The Enhance ability is found on many unit and battle cards. It is not an independent ability but instead gives a player the option to enhance abilities or effects at a higher cost. An example of how Enhance works can be found in the Dark Side Battle card Hanging Around, which allows you to choose between paying 2 force to reduce a unit’s power by 3, or paying 2 more force and reducing it by 6 instead. The advantages of Enhance are numerous and give a player many more options in battle with fewer cards slots taken up in their deck.

A glimpse of the Disrupt feature was seen in the ESB preview cards Yoda (F) and Darth Vader (G). Besides these, many other unit and battle cards come with Disrupt. Disrupt can be played in response to a battle card played by your opponent and cancels the effect of that Battle card. Any Battle card can be disrupted, including battle cards that disrupt. Disrupt can be played back and forth until one player runs out of resources to disrupt. Some of the Disrupt features come with a relatively expensive cost, such as those that require you to tap or discard a unit, discard your hand, or pay high force. Despite being expensive, disrupting a Battle card at the right time can have a major effect on winning or losing a game and can shut down many strategies.

What is Thy Bidding, My Master?

It will be hard to imagine any Light Side deck without plenty of Jedi due to a new 8 build cost Dark Side Mission card called Emperor’s Bidding, which reads: “When the turn ends, if your opponent has no Jedi in any area, you win the game.” Both similar and different to the Light Side’s Jedi Council Quorum, this Mission is also simultaneously easier and harder to pull off. Since many Light Side decks are full of Jedi, the Dark Side will need to perform some fancy maneuvers to set up this game winning kill.

The Light Side will not necessarily be forced to include Jedi in their decks to counter the Emperor’s Bidding, thanks to two versatile cards that offer new strategies of their own. The Battle card R2-D2’s Heroism reads: “Pay 2 Force, Discard R2-D2 from any arena.. Retreat all of your units. You can’t lose the game this turn.” The 1 Build Cost Mission Card Hope of Another makes one of your Characters a Jedi until the game ends. This means that even characters like Leia, Padme, Chewbacca, Han, or even Jar Jar can hold the title of Jedi for a game.

Set Your Course For the Hoth System

The added strategy, deck options, and themes that the Empire Strikes Back expansion brings to the Star Wars TCG are too numerous to be counted.

Imperial decks will benefit from new versions of Darth Vader, walker pilots, Stormtroopers, Snowtroopers, and other characters with the Imperial subtype. Rebel decks get a boost with multiple copies of Luke Skywalker, Chewbacca, Han Solo, and an array of speeder pilots with the Rebel subtype. New character arrivals include the highly anticipated expanded universe Dark Side character Mara Jade and the neutral Lando Calrissian.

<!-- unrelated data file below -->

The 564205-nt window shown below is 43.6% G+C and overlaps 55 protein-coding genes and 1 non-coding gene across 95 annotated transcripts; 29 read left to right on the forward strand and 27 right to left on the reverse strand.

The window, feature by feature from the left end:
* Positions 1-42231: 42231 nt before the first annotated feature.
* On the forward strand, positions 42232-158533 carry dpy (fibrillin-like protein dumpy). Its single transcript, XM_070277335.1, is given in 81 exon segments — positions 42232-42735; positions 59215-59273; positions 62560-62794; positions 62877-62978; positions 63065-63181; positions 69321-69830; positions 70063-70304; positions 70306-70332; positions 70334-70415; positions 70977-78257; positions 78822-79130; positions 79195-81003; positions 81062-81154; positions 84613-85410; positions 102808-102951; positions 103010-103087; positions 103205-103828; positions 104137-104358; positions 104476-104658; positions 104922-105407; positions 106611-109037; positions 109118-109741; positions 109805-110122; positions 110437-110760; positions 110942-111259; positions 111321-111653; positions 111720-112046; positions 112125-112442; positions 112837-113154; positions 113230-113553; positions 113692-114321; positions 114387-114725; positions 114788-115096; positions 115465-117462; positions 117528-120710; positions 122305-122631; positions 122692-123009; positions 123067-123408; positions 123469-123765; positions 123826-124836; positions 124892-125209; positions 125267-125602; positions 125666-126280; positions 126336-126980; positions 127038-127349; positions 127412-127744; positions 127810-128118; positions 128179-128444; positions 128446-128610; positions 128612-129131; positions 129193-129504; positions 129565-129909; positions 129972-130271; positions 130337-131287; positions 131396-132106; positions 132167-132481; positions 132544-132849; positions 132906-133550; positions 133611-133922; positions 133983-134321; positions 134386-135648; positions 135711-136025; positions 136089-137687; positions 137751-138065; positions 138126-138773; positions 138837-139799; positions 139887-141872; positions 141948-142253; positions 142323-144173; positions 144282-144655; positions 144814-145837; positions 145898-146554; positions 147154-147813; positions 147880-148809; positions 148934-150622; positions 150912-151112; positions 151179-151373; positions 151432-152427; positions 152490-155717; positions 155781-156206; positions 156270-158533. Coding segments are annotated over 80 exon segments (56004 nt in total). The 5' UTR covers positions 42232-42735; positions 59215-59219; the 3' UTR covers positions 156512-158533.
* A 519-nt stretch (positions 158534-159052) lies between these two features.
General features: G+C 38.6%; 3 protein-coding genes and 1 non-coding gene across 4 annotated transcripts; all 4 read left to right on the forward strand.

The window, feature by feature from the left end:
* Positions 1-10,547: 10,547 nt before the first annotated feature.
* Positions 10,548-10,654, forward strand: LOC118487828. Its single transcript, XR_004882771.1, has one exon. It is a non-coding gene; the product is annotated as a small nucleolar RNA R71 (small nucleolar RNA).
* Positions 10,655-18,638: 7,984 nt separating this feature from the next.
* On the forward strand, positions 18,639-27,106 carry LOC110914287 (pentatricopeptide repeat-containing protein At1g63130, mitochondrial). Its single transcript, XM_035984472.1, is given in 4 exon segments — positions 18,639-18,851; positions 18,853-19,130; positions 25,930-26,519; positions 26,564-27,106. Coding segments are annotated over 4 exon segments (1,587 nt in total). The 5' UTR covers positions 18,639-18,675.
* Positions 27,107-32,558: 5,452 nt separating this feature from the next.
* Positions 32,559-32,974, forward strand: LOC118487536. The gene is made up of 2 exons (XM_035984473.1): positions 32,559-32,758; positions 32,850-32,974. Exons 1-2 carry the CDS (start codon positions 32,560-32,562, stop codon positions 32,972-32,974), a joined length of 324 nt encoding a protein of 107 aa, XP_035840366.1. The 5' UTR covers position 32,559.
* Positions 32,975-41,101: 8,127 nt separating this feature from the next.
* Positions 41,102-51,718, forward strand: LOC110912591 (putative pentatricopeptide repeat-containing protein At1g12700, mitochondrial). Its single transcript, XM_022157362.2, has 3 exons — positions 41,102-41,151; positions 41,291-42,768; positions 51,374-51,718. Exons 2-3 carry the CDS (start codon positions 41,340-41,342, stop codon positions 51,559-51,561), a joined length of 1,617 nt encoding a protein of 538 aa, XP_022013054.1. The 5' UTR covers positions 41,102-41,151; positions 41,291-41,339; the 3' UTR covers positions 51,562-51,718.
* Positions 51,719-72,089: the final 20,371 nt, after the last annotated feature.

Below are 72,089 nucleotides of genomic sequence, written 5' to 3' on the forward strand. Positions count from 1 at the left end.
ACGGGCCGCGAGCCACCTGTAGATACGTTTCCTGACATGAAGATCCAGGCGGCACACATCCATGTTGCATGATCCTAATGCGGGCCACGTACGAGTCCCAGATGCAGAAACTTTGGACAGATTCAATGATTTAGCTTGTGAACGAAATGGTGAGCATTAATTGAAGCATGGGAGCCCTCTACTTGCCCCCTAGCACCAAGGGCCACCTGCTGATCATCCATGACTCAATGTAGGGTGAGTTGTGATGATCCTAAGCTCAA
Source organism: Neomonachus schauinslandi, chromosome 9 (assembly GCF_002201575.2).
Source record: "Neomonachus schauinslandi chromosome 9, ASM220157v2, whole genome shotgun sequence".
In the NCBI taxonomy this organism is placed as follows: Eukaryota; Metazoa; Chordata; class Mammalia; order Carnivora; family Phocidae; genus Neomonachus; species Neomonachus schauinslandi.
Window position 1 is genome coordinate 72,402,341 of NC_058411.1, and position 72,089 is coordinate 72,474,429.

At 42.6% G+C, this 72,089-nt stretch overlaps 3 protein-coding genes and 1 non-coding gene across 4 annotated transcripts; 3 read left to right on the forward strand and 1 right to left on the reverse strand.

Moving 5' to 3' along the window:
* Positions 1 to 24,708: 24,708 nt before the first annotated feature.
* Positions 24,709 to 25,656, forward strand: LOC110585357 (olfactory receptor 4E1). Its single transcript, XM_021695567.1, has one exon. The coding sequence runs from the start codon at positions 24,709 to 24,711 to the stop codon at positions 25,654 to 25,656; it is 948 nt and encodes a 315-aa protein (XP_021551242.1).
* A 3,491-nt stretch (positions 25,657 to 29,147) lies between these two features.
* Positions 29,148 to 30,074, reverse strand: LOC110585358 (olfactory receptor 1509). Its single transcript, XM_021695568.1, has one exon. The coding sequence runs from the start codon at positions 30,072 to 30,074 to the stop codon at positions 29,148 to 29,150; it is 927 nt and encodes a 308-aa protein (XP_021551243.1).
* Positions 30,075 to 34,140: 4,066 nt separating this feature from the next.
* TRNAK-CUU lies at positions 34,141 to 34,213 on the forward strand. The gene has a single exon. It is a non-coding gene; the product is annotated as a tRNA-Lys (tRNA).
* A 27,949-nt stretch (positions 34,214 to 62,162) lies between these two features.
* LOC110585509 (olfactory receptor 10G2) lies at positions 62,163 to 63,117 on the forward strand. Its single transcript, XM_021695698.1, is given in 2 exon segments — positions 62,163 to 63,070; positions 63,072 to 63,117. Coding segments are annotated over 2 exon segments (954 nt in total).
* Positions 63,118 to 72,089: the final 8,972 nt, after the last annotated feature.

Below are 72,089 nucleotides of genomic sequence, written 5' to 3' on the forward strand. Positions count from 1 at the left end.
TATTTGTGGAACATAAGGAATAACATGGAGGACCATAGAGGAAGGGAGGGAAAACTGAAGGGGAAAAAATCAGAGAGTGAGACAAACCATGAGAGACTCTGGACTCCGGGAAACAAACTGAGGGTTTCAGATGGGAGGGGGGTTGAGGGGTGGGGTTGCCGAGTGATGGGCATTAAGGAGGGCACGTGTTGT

Light Side players can quickly simulate Luke’s training on Dagobah with the Mission card, Yoda’s Training, which allows a player for 4 build points to search their deck for up to three copies of a Jedi Character already in an arena and stack them under that Jedi. Yoda (G) can also stack under any Jedi Padawan as an extra card above the 4 card stack limit. If Luke Skywalker (I)-which has the ability to evade damage equal to the number of cards in his stack-is on top, he will have 90 speed, 9 Power, and 8 Health with the ability to Pay 2 Force to Evade 5 damage.

Luke will need to mind what he has learned when facing powerful new versions of Darth Vader. Two of these come with Armor and one of them has the ability to pay any amount of force to evade an equal amount of damage.

In the Ground arena, the battle of Hoth can be replayed over and over again with multiple versions of Imperial Walkers and Rebel Snowspeeders with a host of abilities and strategic advantages. Wedge’s Snowspeeder will be a force to reckon with since if he damages a unit, all other ground units on the light side get Accuracy 3 against that damaged unit until end of turn. This strategy may prove to be useless against the AT-AT Assault Group which has 10 power, 12 Health, and the ability to take a maximum of 2 damage at a time.

Imperial Star Destroyers including Vader’s flagship Executor will be facing off in space with new versions of the Millennium Falcon and Luke’s X-Wing. Executor packs a heavy 10 power punch while giving all Imperial units and extra 2 power. One version of the Millennium Falcon can attack units in the Character arena. The first space creatures are found in the form of the Space Slug and Mynock. Hopefully the creature pilot version of Han Solo brings a spacesuit if he plans on piloting these creatures, or he may find himself worse off than being frozen in carbonite.

27 October 2003